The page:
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Most of the photos on this site were extracted from reference images (high-resolution tiffs, 20 to 200 megabytes in size) from the Library of Congress research archive. (To query the database click here.) Many were digitized by LOC contractors using a Sinar studio back. They are adjusted by your webmaster for contrast and color in Photoshop before being downsized and turned into the jpegs you see here.

 
 
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VINTAGRAPH • WPA • WWII • THE TOY DEPARTMENT, 1913

Father, Back in the Day: 1973

Father, Back in the Day: 1973

How fitting that we allow my father to indulge in one of his favorite activities on Father's Day? This conceivably might even be the day itself in 1973, but no guarantees. I'm pretty sure that's the Sunday paper he's reading. This was the period during which San Francisco's two remaining dailies had a joint operating agreement: weekdays the Chronicle had the AM, the Examiner the PM. Sundays were a combo effort: the hard news section and a roto magazine were from the Examiner, and all the features, including the Datebook (aka pink section), This World, their roster of columnists - in other words, all the interesting stuff - came from the Chronicle. This edition was often referred to as "The Exonicle" or "The Cronaminer."

This was taken in the ever-popular Salmon Kitchen, and I can spot three holdovers from the 1950s: Mother's 1955 O'Keefe & Merritt range, mostly behind the paper, the pink enamel and chrome rolling cart, and atop it our bright shiny chrome toaster. The rest of the cart housed mainly individual newspaper sections, magazines, dictionaries and World Almanacs my mother used for crossword puzzle references, and on the bottom shelf, a weighty accumulation of Montgomery Ward and J.C. Penney catalogs.

My father was 71 when I, a mere stripling of 27, shot this Kodachrome slide.

Wonderful, just wonderful!

Thanks AGAIN for sharing the warm memories we all relate to!

Dad and newspapers

My dad, as far back as I can remember and before he retired, has worked for different newspapers. So we've always had a daily paper in the house and him reading them. I remember fondly the smell of the ink.

Fathers and newspapers

My father worked 12 hour days at his pharmacy. He worked from 9 am to 1 pm on Sundays, even! But he always brought home all the Sunday papers. When you lived in NJ, that meant the New York Times, the Daily News, the Star-Ledger, the Newark News (until 1972), and the Philadelphia Inquirer.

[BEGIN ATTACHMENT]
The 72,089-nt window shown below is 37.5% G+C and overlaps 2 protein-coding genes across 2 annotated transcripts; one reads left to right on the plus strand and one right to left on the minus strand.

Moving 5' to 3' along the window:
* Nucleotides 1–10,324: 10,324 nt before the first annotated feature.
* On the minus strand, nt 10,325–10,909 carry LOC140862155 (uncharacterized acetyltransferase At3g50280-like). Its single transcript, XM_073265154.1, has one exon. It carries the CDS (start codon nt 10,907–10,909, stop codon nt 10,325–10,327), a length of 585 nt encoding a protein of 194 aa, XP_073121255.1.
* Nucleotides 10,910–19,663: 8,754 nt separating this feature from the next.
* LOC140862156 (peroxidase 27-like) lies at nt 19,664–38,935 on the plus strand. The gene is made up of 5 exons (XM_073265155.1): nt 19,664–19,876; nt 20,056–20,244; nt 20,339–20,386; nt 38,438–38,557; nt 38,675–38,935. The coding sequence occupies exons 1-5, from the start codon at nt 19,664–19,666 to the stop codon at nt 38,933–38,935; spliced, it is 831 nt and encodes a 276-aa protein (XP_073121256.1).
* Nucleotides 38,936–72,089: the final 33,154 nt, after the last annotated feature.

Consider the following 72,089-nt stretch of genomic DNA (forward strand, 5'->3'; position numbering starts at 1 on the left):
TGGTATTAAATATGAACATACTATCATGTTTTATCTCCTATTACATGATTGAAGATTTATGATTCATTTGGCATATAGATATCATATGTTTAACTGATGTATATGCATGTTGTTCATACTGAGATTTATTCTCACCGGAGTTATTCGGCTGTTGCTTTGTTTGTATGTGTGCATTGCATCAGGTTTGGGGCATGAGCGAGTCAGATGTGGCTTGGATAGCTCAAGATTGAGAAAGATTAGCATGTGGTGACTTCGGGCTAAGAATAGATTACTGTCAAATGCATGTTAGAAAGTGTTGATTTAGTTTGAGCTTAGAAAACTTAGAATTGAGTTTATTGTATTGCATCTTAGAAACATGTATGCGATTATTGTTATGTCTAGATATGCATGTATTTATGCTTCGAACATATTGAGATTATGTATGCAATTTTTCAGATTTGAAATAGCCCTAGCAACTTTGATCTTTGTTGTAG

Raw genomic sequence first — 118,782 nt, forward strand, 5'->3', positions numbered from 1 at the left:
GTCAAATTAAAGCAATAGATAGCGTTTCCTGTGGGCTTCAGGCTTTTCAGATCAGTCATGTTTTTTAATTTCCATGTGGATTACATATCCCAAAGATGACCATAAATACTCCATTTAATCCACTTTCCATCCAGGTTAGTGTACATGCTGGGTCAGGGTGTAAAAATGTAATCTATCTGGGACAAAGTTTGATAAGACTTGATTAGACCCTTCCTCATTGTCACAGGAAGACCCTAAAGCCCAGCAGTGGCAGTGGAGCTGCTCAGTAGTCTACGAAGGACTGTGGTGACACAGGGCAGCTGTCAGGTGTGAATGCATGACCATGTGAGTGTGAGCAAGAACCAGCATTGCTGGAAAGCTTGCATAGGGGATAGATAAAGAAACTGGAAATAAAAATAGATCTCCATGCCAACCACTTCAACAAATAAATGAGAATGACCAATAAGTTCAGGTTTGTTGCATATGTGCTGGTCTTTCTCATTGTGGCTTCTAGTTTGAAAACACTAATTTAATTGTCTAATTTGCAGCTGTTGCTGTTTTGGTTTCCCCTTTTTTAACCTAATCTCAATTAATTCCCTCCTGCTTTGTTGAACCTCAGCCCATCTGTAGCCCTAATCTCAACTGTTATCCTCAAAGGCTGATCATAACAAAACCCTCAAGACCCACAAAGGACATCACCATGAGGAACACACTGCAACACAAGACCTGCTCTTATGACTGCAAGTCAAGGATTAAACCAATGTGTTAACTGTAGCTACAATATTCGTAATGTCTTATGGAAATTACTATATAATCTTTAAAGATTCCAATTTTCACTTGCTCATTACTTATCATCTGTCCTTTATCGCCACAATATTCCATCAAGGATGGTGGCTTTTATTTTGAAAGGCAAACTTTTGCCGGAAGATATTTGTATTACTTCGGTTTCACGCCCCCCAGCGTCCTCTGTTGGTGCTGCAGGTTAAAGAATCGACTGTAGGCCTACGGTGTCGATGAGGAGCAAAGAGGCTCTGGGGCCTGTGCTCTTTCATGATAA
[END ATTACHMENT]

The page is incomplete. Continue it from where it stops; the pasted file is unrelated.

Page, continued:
Sunday was a newspaper festival in our house! I would wait eagerly all week for the Sunday sections - the Arts and Leisure or Books sections that made me feel connected to the greater world of ideas and culture that swirled in the metropolis far from our population-600 village.

Here's to all the fathers that imbue us with a lifelong fascination with current events and learning, with seeking insight into the world beyond our backyards. I love them and revere them all.

I will web-surf in remembrance of your love of the news, dear dad! How much you would have loved having the world at your fingertips. I wish you could be here still.

Fathers and Newspapers

My father, who was born in 1909, did not get a lot of formal education because he was the oldest of five children and after his father died when he was l4, he was forced to quit school and help support his illiterate mother and his four siblings. However, he had been a very bright student and soaked up knowledge like a sponge, had a memory like a computer and wanted so much to know and understand things that he read voraciously in his rare spare time and was particularly partial to newspapers. Basically, if he wasn't working or engaged in family activities, he was readying a newspaper. Sundays were the best because there was a huge, multi-section paper and (after church) all of us spent hours reading. Any time he went to another town or city, his first priority was to seek out their local paper. All four of his kids followed this custom and in turn, all of their kids. In high school, our English teacher, Mr Sam Gorton, a graduate of Bates College, told us many times that we could consider ourselves well-educated if we would read a daily newspaper every day. I have noticed in my lifetime that those who do that are among the most intelligent, capable and interesting people I have known. Happy Fathers Day to all our wonderful fathers who too often go not only "unsung" but even ridiculed as big oafs in popular entertainment. Good fathers make us what we are. Thanks Shorpy and tterrace for stirring our memories to remind us of our beloved dads.

OMG

EVERY FATHER READS THE SAME NEWSPAPER

The Post Intelligencer and Seattle Times

had a similar relationship at one time as well. I believe it was during the 1970s.

It has been said before and is worth saying again, you are quite the photographer. My father is now 72 and doesn't have similar features as your father, but oh, the pose - reading the paper at the kitchen table with the sun streaming over the shoulders is MY dad! Thank you for sharing your excellent photography of family life.

Happy Father's Day

A great photo!

Thanks you for sharing it with us.

Patrick

Memories

Great picture, brings back memories of our house on Danvers Street in San Francisco. How things have changed.

 
THE 100-YEAR-OLD PHOTO BLOG
Shorpy.com | History in HD is a vintage photo blog featuring thousands of high-definition images from the 1850s to 1950s. The site is named after Shorpy Higginbotham, a teenage coal miner who lived 100 years ago.

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